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The omicron infection rate upset Productsup's plan to hold an in-person employee meeting earlier this year, so it assembled its staff in the metaverse. The e-commerce firm, which is based in Berlin, used a platform developed by Party.Space, a technology company established in Ukraine.
The metaverse was a positive experience for Productsup's HR manager, Meike Jordan, chief people and culture officer. Instead of a Zoom-type mass meeting, employees gathered at virtual tables in a conference room, not unlike a physical space, she said.
Employees were assigned different tables, and while "seated," they could talk to one another and not hear the conversations of people at another table. The entire room could also hear a presentation. Employees used photos or avatars to identify themselves. The system, which doesn't require VR headsets, also supports live video streaming from the user's computer, instead of avatars and photos.
The platform provided some of the advantages of an in-person conference, Jordan said. Employees could see co-workers at other tables and virtually "go the next table when you felt that you haven't seen a colleague in quite a while," Jordan said. "It was quite a lot of fun. You were also more engaged, walking around going from table to table."
"It triggered some nice conversations," Jordan said. "It was more easy going."
Productsup, which has more than 300 employees, helps companies promote, advertise and sell products online. Party.Space is not a client.
Jordan said she doesn't believe metaverse applications can replace in-person events "because people love to meet in person." But she does see the metaverse as an addition to video conferencing and filling a need for other types of communication.
Party.Space was created by a team in Ukraine and raised $1 million in new funding in October. The firm is now based in the U.S., but the development team is mostly in Kyiv.
Party.Space CEO returns to Ukraine
Yurii Filipchuk, Party.Space's co-founder and CEO, had relocated to California but has since returned to Kyiv due to the worsening situation with Russia.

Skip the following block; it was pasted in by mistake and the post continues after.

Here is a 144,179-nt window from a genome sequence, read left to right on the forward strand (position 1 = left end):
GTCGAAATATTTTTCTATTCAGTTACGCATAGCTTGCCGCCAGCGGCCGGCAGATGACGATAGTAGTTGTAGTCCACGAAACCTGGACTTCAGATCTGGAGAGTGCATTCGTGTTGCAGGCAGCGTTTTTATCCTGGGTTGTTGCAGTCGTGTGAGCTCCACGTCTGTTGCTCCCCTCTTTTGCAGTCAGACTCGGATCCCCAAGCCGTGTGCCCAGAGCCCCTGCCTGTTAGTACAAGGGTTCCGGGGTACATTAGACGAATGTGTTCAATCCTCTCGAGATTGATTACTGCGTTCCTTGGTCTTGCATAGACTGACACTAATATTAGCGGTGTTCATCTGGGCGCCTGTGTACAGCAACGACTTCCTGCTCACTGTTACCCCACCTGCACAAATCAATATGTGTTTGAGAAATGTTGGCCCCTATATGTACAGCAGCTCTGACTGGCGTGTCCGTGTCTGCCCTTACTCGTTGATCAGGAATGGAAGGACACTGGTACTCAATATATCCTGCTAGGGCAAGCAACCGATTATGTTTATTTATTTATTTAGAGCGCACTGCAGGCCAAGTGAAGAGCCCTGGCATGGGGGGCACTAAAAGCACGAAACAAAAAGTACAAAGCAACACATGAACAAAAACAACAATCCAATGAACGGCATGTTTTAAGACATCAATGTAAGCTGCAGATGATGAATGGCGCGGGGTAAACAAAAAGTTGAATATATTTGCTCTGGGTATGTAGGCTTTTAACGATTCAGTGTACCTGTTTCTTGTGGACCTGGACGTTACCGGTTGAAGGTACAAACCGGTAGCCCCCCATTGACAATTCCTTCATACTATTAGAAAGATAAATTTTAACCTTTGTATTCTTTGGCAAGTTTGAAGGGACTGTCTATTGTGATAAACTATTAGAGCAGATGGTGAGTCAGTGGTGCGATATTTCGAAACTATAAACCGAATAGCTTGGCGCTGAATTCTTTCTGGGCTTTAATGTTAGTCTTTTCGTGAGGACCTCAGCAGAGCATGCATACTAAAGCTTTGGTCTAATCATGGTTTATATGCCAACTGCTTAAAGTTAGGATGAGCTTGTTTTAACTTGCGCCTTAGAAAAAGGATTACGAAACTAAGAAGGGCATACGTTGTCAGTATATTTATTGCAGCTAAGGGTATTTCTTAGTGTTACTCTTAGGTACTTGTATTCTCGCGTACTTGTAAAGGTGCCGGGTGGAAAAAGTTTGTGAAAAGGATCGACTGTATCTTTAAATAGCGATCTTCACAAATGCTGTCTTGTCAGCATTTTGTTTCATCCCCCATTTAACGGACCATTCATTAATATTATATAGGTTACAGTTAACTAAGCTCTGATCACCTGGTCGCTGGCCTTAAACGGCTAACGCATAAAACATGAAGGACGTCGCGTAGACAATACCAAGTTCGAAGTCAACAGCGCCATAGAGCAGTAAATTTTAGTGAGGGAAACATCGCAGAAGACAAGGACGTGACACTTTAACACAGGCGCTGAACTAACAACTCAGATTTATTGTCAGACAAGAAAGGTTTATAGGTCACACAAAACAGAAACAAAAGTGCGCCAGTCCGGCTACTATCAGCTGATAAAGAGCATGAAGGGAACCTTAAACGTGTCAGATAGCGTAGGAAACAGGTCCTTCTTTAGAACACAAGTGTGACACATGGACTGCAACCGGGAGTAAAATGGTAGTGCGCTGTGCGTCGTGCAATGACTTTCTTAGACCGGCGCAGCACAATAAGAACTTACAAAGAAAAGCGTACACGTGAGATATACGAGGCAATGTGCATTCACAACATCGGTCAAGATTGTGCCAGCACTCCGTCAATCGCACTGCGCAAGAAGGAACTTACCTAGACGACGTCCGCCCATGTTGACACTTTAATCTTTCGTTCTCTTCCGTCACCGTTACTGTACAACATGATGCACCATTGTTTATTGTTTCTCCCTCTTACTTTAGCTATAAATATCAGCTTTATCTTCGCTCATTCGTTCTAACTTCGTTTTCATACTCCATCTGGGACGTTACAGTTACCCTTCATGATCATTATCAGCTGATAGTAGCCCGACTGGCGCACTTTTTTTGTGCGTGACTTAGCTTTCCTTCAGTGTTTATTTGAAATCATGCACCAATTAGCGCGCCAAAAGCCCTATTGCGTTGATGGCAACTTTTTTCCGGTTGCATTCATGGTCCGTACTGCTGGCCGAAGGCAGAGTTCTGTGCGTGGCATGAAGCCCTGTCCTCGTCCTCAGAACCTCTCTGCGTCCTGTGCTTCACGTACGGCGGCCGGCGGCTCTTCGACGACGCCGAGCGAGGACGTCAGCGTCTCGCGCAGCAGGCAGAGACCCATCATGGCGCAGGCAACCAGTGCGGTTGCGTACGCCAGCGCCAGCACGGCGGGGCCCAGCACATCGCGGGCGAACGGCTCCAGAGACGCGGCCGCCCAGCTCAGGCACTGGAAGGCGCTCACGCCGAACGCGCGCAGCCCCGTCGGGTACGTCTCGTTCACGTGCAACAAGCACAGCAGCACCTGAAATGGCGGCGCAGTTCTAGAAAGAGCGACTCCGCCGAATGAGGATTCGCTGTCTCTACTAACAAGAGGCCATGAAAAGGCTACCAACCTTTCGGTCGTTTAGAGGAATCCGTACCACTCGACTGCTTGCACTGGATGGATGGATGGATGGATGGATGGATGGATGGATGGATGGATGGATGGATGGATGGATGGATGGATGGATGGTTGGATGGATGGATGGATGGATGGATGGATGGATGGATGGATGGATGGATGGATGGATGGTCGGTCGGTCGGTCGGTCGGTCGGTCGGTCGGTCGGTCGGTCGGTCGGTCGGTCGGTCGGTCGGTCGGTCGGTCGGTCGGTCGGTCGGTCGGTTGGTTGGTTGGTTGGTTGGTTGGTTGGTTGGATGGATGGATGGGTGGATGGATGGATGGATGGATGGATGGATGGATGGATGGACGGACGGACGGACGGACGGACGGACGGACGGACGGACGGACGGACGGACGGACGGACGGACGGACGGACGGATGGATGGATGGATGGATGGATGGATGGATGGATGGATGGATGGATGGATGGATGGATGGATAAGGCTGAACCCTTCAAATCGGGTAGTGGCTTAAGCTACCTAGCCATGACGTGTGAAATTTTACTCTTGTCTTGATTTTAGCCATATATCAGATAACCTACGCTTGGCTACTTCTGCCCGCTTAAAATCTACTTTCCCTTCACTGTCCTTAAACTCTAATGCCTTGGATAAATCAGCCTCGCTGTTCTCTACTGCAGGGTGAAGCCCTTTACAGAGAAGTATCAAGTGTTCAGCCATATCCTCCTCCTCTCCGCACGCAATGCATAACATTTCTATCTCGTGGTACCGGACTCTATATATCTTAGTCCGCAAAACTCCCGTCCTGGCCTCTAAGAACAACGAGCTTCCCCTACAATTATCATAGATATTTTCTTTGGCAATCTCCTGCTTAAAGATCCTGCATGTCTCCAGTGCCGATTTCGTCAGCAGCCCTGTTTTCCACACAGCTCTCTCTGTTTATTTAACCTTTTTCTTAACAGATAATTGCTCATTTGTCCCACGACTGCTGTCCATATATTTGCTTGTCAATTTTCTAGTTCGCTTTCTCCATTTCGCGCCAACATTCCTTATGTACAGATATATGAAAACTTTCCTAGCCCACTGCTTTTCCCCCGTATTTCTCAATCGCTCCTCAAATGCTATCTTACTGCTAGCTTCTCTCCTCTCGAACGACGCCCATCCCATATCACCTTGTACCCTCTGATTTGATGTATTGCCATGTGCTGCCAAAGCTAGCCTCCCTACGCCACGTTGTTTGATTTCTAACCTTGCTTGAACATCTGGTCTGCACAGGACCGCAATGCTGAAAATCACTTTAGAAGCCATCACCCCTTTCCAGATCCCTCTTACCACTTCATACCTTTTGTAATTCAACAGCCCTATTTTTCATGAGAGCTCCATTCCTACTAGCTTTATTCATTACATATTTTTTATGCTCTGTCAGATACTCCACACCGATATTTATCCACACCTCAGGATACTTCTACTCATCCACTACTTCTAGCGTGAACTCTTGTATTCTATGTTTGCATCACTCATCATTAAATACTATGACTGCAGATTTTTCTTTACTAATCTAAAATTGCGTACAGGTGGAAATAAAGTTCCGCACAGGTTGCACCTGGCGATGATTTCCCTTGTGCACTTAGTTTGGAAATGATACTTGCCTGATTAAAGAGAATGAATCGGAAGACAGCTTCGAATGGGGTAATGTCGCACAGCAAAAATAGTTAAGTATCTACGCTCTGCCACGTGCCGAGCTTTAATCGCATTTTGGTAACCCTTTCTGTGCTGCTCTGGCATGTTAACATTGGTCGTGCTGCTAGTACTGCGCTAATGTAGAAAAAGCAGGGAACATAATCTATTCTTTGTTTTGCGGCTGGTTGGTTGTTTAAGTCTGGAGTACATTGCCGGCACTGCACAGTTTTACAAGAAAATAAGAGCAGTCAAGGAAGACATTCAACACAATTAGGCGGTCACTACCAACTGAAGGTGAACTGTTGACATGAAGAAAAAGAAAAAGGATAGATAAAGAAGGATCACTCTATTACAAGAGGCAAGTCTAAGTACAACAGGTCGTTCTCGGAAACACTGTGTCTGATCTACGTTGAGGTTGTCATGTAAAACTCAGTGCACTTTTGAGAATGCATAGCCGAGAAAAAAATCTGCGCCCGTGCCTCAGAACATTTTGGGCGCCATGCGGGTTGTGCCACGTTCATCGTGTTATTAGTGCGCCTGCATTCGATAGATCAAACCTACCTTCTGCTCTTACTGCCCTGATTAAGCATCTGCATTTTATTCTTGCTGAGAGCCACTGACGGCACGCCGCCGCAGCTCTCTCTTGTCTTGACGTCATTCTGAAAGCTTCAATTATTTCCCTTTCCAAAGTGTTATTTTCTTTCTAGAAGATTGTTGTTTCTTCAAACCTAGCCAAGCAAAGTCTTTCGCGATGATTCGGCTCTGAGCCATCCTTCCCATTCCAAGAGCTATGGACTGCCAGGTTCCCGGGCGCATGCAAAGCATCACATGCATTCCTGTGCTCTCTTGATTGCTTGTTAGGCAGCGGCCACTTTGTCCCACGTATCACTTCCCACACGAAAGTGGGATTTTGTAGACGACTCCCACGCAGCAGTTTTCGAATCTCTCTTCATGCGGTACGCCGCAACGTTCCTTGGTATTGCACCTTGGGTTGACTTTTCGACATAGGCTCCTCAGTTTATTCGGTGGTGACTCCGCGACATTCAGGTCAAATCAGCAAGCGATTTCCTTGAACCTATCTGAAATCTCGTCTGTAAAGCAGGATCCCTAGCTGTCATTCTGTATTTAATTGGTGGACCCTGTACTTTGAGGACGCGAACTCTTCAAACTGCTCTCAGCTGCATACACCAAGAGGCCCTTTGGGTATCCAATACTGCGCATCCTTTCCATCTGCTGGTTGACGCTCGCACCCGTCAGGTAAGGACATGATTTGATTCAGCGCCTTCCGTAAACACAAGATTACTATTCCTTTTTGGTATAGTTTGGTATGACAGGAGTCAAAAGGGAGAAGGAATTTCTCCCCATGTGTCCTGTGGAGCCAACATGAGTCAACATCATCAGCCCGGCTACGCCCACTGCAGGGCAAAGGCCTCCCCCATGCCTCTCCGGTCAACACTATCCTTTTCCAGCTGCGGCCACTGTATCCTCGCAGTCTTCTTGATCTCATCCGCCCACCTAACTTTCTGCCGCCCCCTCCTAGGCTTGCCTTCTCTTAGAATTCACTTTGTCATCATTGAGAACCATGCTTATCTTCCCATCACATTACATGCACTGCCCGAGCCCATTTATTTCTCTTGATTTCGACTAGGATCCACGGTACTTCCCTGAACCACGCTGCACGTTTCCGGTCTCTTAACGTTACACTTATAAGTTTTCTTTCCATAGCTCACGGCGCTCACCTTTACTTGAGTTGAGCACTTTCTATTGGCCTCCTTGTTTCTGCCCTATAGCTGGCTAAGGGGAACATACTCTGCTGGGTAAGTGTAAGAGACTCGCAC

"The short answer is that I am here to be with my team and my family," Filipchuk said in an email Wednesday, just hours before the Russian invasion.
"We are a remote-first company, and we have employees from Russia and Latvia, but the majority of my team is in Kyiv, and I need to be sure that we have all the contingency plans and actions in place."
His co-founders Arthur Ostapenko and Dmitry Zvada "are from the east of Ukraine and they were forced out of their homes in 2014," Filipchuk said. "We discuss internally how it's important to support our people if they are willing to relocate to a safer place. Some team members are already out of the country.
Yurii FilipchukCo-founder and CEO, Party.Space
"Our clients are U.S. and European tech companies, so I had a lot of calls from them since they were worried about us and the stability of our platform," he wrote. "The cloud nature of our business and contingency actions allows us to continue delivering the metaverse events for our beloved customers no matter what."
Filipchuk said that "the level of stress this situation is putting on people is enormous, but we made sure that everyone is well informed on how they should act in a case of a full-scale invasion and threat to their lives. We will take care of the relocation expenses and provide legal support so that the team can work from safe places."
A different dynamic from Zoom
David Creelman, an HR analyst in Toronto who has spoken with Party.Space officials, said the metaverse company would be fine no matter what the Russians do. Party.Space's platform is cloud-based, and they have some employees who aren't in Ukraine, he said.
Creelman has piloted Party.Space's platform with business contacts, and "what's very clear is that it has a different dynamic than Zoom," he said. The most important point is that employees can move around and freely meet with other people.
"Where I would use it the most is when I want people to mingle," Creelman said. For instance, meetings where many small group discussions might take place. That may include HR recruiting events, where job candidates could go to different areas or rooms where they wanted to meet with people for more information about a specific type of job.
Creelman said he believes a business could establish a metaverse platform as a permanent or social activity for a firm, where employees can mingle casually at work.
Getting metaverse adoption at a company "would be kind of a natural thing for HR to champion," Creelman said. HR should want to have a way to "facilitate good communication and interactions between the employees, and we want to create an environment to do so."
Patrick Thibodeau covers HCM and ERP technologies for TechTarget. He's worked for more than two decades as an enterprise IT reporter.